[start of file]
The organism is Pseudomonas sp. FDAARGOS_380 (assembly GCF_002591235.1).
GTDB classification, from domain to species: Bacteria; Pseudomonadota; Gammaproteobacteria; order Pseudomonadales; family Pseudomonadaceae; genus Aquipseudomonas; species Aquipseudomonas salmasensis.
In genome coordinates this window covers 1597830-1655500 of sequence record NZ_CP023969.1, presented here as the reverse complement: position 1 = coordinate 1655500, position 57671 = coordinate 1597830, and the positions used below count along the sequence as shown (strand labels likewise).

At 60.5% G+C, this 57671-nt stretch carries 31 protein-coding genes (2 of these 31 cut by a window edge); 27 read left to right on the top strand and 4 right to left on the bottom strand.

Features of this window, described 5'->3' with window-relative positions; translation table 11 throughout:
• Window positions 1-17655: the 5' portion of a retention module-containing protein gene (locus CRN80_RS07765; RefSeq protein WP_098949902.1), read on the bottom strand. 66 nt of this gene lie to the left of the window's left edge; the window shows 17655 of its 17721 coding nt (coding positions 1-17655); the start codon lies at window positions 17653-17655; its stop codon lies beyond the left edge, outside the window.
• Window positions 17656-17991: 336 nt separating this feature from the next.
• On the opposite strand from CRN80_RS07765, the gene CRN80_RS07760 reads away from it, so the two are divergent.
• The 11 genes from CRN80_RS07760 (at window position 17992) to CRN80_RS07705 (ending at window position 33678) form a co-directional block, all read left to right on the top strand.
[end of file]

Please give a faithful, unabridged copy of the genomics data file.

The organism is Pseudomonas sp. FDAARGOS_380 (assembly GCF_002591235.1).
GTDB classification, from domain to species: Bacteria; Pseudomonadota; Gammaproteobacteria; order Pseudomonadales; family Pseudomonadaceae; genus Aquipseudomonas; species Aquipseudomonas salmasensis.
In genome coordinates this window covers 1597830-1655500 of sequence record NZ_CP023969.1, presented here as the reverse complement: position 1 = coordinate 1655500, position 57671 = coordinate 1597830, and the positions used below count along the sequence as shown (strand labels likewise).

At 60.5% G+C, this 57671-nt stretch carries 31 protein-coding genes (2 of these 31 cut by a window edge); 27 read left to right on the top strand and 4 right to left on the bottom strand.

Features of this window, described 5'->3' with window-relative positions; translation table 11 throughout:
• Window positions 1-17655: the 5' portion of a retention module-containing protein gene (locus CRN80_RS07765; RefSeq protein WP_098949902.1), read on the bottom strand. 66 nt of this gene lie to the left of the window's left edge; the window shows 17655 of its 17721 coding nt (coding positions 1-17655); the start codon lies at window positions 17653-17655; its stop codon lies beyond the left edge, outside the window.
• Window positions 17656-17991: 336 nt separating this feature from the next.
• On the opposite strand from CRN80_RS07765, the gene CRN80_RS07760 reads away from it, so the two are divergent.
• The 11 genes from CRN80_RS07760 (at window position 17992) to CRN80_RS07705 (ending at window position 33678) form a co-directional block, all read left to right on the top strand.